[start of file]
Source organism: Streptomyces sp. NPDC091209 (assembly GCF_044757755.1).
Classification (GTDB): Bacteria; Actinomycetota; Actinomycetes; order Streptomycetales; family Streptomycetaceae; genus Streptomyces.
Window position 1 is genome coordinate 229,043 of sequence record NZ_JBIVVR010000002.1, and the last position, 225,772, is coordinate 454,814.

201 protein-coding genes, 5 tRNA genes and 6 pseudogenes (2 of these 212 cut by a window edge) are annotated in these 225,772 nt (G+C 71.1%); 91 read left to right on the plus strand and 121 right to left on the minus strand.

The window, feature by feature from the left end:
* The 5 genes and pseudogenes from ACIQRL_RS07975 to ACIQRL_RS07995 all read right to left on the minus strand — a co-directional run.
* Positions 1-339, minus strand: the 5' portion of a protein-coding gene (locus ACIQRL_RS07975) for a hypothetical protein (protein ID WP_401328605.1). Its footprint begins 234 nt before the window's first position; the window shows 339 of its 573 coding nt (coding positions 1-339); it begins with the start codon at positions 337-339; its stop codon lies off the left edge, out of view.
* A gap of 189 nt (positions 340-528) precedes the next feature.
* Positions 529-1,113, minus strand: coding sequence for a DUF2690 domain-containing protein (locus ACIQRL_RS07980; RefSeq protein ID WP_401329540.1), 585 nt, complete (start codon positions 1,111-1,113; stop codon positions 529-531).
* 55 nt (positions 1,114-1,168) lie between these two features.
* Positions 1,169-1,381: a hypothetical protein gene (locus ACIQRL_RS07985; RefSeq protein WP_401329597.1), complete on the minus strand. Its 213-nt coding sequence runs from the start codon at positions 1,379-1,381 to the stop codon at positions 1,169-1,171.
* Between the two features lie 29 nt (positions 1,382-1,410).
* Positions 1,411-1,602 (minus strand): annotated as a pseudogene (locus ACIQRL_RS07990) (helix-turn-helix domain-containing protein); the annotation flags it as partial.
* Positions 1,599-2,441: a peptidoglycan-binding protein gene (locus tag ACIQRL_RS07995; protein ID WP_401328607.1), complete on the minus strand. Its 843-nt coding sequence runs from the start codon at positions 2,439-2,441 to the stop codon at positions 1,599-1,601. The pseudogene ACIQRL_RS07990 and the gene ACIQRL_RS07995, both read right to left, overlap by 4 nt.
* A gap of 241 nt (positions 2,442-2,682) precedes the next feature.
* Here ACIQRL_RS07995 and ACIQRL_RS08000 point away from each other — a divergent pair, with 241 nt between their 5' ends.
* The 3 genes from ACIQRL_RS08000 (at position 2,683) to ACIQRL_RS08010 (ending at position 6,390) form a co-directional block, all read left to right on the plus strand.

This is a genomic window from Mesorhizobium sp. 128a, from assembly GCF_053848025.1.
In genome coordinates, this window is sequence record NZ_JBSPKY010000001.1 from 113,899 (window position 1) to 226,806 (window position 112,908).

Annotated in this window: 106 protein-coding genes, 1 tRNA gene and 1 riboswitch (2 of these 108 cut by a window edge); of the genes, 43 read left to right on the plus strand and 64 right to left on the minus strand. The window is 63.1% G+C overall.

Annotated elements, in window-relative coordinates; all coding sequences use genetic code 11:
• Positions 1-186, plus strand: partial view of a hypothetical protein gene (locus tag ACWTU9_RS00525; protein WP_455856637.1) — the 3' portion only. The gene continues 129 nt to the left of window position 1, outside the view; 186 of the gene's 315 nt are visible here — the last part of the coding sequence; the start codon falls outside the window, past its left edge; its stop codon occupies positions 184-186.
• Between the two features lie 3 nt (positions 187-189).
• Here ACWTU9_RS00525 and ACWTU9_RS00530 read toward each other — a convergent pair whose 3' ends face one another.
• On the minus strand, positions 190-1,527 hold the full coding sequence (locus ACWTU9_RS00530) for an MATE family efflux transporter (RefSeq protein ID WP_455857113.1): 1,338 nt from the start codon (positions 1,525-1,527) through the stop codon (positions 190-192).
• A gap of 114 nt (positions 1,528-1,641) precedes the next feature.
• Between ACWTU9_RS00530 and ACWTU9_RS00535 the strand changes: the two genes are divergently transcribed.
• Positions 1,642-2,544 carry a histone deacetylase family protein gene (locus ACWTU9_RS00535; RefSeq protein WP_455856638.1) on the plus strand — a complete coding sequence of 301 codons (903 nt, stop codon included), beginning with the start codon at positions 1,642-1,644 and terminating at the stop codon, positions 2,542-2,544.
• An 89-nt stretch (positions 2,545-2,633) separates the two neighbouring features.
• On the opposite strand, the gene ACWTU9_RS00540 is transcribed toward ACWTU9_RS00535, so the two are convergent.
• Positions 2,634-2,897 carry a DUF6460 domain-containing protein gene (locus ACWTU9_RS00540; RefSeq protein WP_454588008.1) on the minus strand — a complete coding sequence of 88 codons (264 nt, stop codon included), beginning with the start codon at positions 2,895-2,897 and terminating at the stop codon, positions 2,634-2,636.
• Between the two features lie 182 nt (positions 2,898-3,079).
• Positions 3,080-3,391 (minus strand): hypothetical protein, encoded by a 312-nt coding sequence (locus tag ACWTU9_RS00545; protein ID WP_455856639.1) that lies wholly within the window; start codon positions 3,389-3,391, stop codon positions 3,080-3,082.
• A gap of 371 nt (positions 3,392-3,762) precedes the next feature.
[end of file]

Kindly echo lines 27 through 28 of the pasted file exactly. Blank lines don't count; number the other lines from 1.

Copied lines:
• Between ACWTU9_RS00530 and ACWTU9_RS00535 the strand changes: the two genes are divergently transcribed.
• Positions 1,642-2,544 carry a histone deacetylase family protein gene (locus ACWTU9_RS00535; RefSeq protein WP_455856638.1) on the plus strand — a complete coding sequence of 301 codons (903 nt, stop codon included), beginning with the start codon at positions 1,642-1,644 and terminating at the stop codon, positions 2,542-2,544.